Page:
About That Pelvic Floor and More Your pelvic floor goes through a lot of changes during and after pregnancy, so strengthening your pelvic floor muscles is super important. Once you enter into that long-awaited third trimester, your body prepares for birth. Your muscles become strained to support your growing baby and delivery. More than 30 percent of women who have a vaginal birth will experience pelvic trauma, causing damage to the pelvic floor muscle group, and exercising those muscles can help mitigate the stress that pregnancy and delivery places on the body. “A female pelvic floor is like a hammock,” says Hater. “It spans from your pelvic bone to the tailbone then side to side between the sitz bones. The pelvic floor is like any other muscle; we train our glutes, quads, and hamstring to have strong and stable legs. The pelvic floor muscles are no different, as these muscles hold the bladder, the uterus and bowels in the proper place.” The same goes for your abdominals. Training and conditioning both your pelvic floor and your abs will prevent weakening or a pelvic organ prolapse and diastasis recti (abs being separated during pregnancy from being stretched). Some go-to exercises that can ehlp include kegels (which engages the pelvic floor) and “vacuum training” (an isometric contraction that tenses the ab muscles without moving it). Talk to your doctor about safe and effective exercises for you. “Keep moving. Treat your body with respect. Put nutrient-dense foods into your body. Stick with the basics. Set goals and make sure your daily habits support your goals,” Hater says. You will be ready when your mind and body are aligned! Amanda Hayward is editor of this publication and a mom of three. Tina Pratt is a frequent contributor to Cincinnati Family.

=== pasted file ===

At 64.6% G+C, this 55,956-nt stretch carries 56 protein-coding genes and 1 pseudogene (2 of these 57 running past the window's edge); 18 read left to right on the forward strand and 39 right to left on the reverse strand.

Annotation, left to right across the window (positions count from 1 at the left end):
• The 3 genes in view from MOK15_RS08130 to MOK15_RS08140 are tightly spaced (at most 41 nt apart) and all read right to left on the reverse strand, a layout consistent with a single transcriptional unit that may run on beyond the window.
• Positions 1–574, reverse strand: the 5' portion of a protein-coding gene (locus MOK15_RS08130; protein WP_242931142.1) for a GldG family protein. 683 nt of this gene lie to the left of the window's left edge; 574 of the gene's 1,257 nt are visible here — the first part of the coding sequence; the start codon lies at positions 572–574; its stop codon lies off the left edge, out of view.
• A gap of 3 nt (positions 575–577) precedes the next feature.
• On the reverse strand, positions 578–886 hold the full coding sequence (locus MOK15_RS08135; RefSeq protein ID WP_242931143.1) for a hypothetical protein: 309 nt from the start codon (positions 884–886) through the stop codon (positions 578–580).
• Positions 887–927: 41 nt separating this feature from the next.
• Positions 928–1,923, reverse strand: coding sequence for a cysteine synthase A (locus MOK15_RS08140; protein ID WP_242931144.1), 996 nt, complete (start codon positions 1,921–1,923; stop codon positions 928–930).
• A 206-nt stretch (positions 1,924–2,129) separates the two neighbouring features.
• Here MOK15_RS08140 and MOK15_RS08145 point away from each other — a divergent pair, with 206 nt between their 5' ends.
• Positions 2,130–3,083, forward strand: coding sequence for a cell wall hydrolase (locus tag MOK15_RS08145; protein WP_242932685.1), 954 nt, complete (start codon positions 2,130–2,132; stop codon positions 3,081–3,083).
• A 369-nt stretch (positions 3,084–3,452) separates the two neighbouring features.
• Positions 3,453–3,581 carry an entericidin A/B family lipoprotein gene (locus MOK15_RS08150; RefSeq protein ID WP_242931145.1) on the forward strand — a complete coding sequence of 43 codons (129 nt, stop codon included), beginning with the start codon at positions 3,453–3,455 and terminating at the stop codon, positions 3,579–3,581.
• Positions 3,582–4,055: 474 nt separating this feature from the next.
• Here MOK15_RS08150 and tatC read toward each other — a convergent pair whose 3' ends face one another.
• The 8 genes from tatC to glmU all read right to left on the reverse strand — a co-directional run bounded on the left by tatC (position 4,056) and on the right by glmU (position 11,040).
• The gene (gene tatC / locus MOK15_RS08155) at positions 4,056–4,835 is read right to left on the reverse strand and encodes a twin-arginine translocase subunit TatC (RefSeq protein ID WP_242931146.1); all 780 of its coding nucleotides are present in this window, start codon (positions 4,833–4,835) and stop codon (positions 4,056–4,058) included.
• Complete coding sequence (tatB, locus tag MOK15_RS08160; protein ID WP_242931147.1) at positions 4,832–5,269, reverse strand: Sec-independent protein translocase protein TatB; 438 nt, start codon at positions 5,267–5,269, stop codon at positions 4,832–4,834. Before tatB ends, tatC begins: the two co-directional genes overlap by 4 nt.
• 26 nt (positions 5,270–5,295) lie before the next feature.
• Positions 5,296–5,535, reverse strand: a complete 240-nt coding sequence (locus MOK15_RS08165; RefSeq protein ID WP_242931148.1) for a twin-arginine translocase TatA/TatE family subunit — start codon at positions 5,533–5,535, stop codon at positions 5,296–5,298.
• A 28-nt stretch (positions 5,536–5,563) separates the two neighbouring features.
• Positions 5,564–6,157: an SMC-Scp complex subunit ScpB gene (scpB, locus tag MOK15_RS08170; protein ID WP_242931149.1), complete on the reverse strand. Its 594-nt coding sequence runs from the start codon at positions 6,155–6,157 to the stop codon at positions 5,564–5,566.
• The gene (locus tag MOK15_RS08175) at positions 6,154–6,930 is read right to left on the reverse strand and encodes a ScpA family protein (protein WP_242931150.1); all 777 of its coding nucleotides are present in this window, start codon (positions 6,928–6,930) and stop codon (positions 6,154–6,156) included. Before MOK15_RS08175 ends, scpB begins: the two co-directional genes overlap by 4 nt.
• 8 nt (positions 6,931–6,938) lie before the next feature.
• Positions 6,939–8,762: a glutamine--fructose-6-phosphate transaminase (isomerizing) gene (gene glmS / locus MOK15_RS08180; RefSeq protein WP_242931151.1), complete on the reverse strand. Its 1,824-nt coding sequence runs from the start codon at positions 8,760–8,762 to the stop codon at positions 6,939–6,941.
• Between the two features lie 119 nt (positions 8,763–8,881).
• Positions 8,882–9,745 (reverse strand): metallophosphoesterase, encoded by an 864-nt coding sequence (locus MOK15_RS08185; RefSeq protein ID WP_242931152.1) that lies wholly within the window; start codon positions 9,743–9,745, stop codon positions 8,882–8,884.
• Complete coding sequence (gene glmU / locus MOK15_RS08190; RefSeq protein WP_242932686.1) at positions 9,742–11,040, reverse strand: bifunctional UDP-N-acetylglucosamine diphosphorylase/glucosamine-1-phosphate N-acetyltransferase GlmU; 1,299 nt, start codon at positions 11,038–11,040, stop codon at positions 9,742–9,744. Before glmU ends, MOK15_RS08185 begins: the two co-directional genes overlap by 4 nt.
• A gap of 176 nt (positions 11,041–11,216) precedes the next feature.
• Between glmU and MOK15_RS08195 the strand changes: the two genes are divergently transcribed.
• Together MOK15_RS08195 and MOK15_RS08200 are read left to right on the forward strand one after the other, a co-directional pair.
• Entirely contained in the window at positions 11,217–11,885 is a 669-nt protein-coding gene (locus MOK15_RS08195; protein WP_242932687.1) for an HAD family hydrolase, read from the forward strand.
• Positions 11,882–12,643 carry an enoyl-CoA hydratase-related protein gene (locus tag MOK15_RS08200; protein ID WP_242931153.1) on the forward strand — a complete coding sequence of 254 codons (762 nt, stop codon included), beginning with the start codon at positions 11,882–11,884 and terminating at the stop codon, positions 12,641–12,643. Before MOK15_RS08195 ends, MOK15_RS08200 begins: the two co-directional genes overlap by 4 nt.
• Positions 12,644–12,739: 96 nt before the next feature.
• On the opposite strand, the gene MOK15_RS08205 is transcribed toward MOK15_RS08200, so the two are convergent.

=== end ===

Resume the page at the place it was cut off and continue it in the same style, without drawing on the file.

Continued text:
Workouts for Moms Local options for that all-important “mom time.”

Define Mind and Body 3012 Madison Road Cincinnati, Oh oakley@definebody.com 513-351-7746 Barre, cycle and yoga. Fit4Mom virtual classes and onsite locations 513-551-6025 centralcincinnati.fit4mom.com Stroller Strides and more from the nation’s leading prenatal and postnatal fitness program. Great Parks’ Naturally Fit Virtual Fitness Series (virtual) greatparks.org/calendar A virtual six-week series to learn how to move efficiently and naturally outdoors. Kenton County Library various locations kentonlibrary.org Yoga, Tai Chi, Chair Yoga and more. Free at various branch locations. Mayerson JCC 8485 Ridge Road Cincinnati, Oh 513-761-7500 mayersonjcc.org Yoga, Tai Chi, Chair Yoga and more. MidPoint Library various locations midpointelibrary.org Yoga, Tai Chi and more. Trainers Spot 8432 Old 3C Hwy. Maineville, Oh trainersspot.com Classes, workshops and personal training sessions. Trihealth Fitness and Pavilion 6200 Pfeiffer Road Cincinnati, Oh 513-985-0900 trihealth.com More than 80 group fitness classes offered each week. YMCA of Cincinnati multiple locations myy.org Bootcamps, core, strength, conditioning and more.



Bring the stroller, the kids or escape out solo for an energizing recharge at one of these local outdoor fitness series: Cincinnati Fitness Bootcamp for Women cincinnatifitnessbootcamp.com A four-week program of fitness instruction, nutritional counseling and motivational training. Pyramid Hill’s Yoga in Nature Series 1763 Hamilton Cleves Road, Hamilton, Oh pyramidhill.org/yoga-innature Spring sessions May 12 June 9 and in the fall. Drop in once for $15 or five--class sessions; $60. Yoga in the Park 9131 Hopewell Road Cincinnati, Oh symmestownship.org/ calendar Yoga on the Levee 1 Levee Way Newport, Ky 859-291-0550 newportonthelevee.com/ yoga-on-the-levee Weekly classes; all levels. Summit Park - Blue Ash 4335 Glendale Milford Road, Milford, Oh summitparkblueash.com/ residents/free_fitness. php More than 100 classes like yoga, zumba and line dancing beginning this month and running through September. Workout on The Green Washington Park 1230 Elm St. CIncinnati, Oh washingtonpark.org/ series/workout-on-thegreen-8 Free workout classes every Tuesday and Wednesday with trained and licensed instructors in the south end of the park.

may 2022 13